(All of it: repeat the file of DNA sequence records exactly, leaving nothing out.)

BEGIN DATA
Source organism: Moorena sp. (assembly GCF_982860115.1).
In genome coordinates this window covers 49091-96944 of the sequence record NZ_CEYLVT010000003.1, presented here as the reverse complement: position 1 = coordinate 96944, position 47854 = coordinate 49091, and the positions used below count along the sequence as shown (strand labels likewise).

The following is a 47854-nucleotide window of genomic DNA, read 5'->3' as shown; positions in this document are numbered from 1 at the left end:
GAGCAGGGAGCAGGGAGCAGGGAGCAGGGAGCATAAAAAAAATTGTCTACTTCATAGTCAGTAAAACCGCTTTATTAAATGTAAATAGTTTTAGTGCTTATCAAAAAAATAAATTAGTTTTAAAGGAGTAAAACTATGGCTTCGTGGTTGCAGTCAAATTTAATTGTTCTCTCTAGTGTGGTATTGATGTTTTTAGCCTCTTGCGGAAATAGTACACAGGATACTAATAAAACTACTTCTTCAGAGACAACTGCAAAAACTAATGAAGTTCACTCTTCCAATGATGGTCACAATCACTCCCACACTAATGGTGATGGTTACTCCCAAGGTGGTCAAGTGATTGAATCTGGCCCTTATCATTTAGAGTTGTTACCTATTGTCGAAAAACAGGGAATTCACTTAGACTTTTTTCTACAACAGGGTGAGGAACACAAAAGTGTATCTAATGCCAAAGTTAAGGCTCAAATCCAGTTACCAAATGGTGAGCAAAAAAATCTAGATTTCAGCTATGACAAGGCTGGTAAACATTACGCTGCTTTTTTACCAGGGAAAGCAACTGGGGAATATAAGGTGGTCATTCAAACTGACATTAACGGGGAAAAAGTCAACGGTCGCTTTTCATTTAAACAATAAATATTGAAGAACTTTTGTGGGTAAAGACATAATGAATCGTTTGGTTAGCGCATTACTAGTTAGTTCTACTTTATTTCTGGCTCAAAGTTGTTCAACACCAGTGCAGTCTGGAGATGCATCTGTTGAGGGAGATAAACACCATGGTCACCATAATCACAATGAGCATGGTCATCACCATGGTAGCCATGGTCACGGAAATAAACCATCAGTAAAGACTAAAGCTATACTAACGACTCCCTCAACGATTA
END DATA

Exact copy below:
Source organism: Moorena sp. (assembly GCF_982860115.1).
In genome coordinates this window covers 49091-96944 of the sequence record NZ_CEYLVT010000003.1, presented here as the reverse complement: position 1 = coordinate 96944, position 47854 = coordinate 49091, and the positions used below count along the sequence as shown (strand labels likewise).

The following is a 47854-nucleotide window of genomic DNA, read 5'->3' as shown; positions in this document are numbered from 1 at the left end:
GAGCAGGGAGCAGGGAGCAGGGAGCAGGGAGCATAAAAAAAATTGTCTACTTCATAGTCAGTAAAACCGCTTTATTAAATGTAAATAGTTTTAGTGCTTATCAAAAAAATAAATTAGTTTTAAAGGAGTAAAACTATGGCTTCGTGGTTGCAGTCAAATTTAATTGTTCTCTCTAGTGTGGTATTGATGTTTTTAGCCTCTTGCGGAAATAGTACACAGGATACTAATAAAACTACTTCTTCAGAGACAACTGCAAAAACTAATGAAGTTCACTCTTCCAATGATGGTCACAATCACTCCCACACTAATGGTGATGGTTACTCCCAAGGTGGTCAAGTGATTGAATCTGGCCCTTATCATTTAGAGTTGTTACCTATTGTCGAAAAACAGGGAATTCACTTAGACTTTTTTCTACAACAGGGTGAGGAACACAAAAGTGTATCTAATGCCAAAGTTAAGGCTCAAATCCAGTTACCAAATGGTGAGCAAAAAAATCTAGATTTCAGCTATGACAAGGCTGGTAAACATTACGCTGCTTTTTTACCAGGGAAAGCAACTGGGGAATATAAGGTGGTCATTCAAACTGACATTAACGGGGAAAAAGTCAACGGTCGCTTTTCATTTAAACAATAAATATTGAAGAACTTTTGTGGGTAAAGACATAATGAATCGTTTGGTTAGCGCATTACTAGTTAGTTCTACTTTATTTCTGGCTCAAAGTTGTTCAACACCAGTGCAGTCTGGAGATGCATCTGTTGAGGGAGATAAACACCATGGTCACCATAATCACAATGAGCATGGTCATCACCATGGTAGCCATGGTCACGGAAATAAACCATCAGTAAAGACTAAAGCTATACTAACGACTCCCTCAACGATTA